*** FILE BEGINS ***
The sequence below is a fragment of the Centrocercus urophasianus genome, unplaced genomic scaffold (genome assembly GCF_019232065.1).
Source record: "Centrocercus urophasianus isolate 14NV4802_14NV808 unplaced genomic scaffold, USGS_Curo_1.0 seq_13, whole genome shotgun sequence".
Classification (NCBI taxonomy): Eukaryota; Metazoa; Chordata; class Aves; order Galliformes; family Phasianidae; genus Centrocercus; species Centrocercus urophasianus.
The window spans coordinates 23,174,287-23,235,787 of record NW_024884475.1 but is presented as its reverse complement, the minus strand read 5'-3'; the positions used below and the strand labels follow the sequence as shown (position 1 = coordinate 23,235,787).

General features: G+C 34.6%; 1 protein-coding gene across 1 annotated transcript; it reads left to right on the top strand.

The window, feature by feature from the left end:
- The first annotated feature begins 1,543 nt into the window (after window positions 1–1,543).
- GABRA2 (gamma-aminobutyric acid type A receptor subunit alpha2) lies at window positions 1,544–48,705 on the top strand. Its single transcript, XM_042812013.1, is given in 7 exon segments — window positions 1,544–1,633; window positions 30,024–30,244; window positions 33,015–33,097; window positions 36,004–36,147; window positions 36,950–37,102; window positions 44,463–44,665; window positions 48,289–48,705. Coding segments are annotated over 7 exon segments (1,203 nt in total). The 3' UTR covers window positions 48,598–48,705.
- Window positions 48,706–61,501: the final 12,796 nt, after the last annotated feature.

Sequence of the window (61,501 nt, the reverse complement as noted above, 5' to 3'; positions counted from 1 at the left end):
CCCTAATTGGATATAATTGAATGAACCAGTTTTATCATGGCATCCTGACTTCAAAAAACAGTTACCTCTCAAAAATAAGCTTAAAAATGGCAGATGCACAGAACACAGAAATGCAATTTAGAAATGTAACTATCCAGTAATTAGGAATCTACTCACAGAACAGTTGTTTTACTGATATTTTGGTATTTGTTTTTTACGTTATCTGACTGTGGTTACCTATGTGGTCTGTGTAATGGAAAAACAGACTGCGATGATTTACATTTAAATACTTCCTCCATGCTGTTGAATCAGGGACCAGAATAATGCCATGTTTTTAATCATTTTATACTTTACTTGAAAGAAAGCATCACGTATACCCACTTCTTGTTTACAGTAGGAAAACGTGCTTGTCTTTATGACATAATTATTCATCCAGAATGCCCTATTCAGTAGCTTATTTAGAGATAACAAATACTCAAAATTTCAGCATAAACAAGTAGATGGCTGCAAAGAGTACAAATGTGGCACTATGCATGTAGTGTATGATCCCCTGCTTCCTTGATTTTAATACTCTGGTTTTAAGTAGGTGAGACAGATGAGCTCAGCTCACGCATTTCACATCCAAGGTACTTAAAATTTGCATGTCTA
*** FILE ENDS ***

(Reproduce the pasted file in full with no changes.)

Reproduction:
The sequence below is a fragment of the Centrocercus urophasianus genome, unplaced genomic scaffold (genome assembly GCF_019232065.1).
Source record: "Centrocercus urophasianus isolate 14NV4802_14NV808 unplaced genomic scaffold, USGS_Curo_1.0 seq_13, whole genome shotgun sequence".
Classification (NCBI taxonomy): Eukaryota; Metazoa; Chordata; class Aves; order Galliformes; family Phasianidae; genus Centrocercus; species Centrocercus urophasianus.
The window spans coordinates 23,174,287-23,235,787 of record NW_024884475.1 but is presented as its reverse complement, the minus strand read 5'-3'; the positions used below and the strand labels follow the sequence as shown (position 1 = coordinate 23,235,787).

General features: G+C 34.6%; 1 protein-coding gene across 1 annotated transcript; it reads left to right on the top strand.

The window, feature by feature from the left end:
- The first annotated feature begins 1,543 nt into the window (after window positions 1–1,543).
- GABRA2 (gamma-aminobutyric acid type A receptor subunit alpha2) lies at window positions 1,544–48,705 on the top strand. Its single transcript, XM_042812013.1, is given in 7 exon segments — window positions 1,544–1,633; window positions 30,024–30,244; window positions 33,015–33,097; window positions 36,004–36,147; window positions 36,950–37,102; window positions 44,463–44,665; window positions 48,289–48,705. Coding segments are annotated over 7 exon segments (1,203 nt in total). The 3' UTR covers window positions 48,598–48,705.
- Window positions 48,706–61,501: the final 12,796 nt, after the last annotated feature.

Sequence of the window (61,501 nt, the reverse complement as noted above, 5' to 3'; positions counted from 1 at the left end):
CCCTAATTGGATATAATTGAATGAACCAGTTTTATCATGGCATCCTGACTTCAAAAAACAGTTACCTCTCAAAAATAAGCTTAAAAATGGCAGATGCACAGAACACAGAAATGCAATTTAGAAATGTAACTATCCAGTAATTAGGAATCTACTCACAGAACAGTTGTTTTACTGATATTTTGGTATTTGTTTTTTACGTTATCTGACTGTGGTTACCTATGTGGTCTGTGTAATGGAAAAACAGACTGCGATGATTTACATTTAAATACTTCCTCCATGCTGTTGAATCAGGGACCAGAATAATGCCATGTTTTTAATCATTTTATACTTTACTTGAAAGAAAGCATCACGTATACCCACTTCTTGTTTACAGTAGGAAAACGTGCTTGTCTTTATGACATAATTATTCATCCAGAATGCCCTATTCAGTAGCTTATTTAGAGATAACAAATACTCAAAATTTCAGCATAAACAAGTAGATGGCTGCAAAGAGTACAAATGTGGCACTATGCATGTAGTGTATGATCCCCTGCTTCCTTGATTTTAATACTCTGGTTTTAAGTAGGTGAGACAGATGAGCTCAGCTCACGCATTTCACATCCAAGGTACTTAAAATTTGCATGTCTA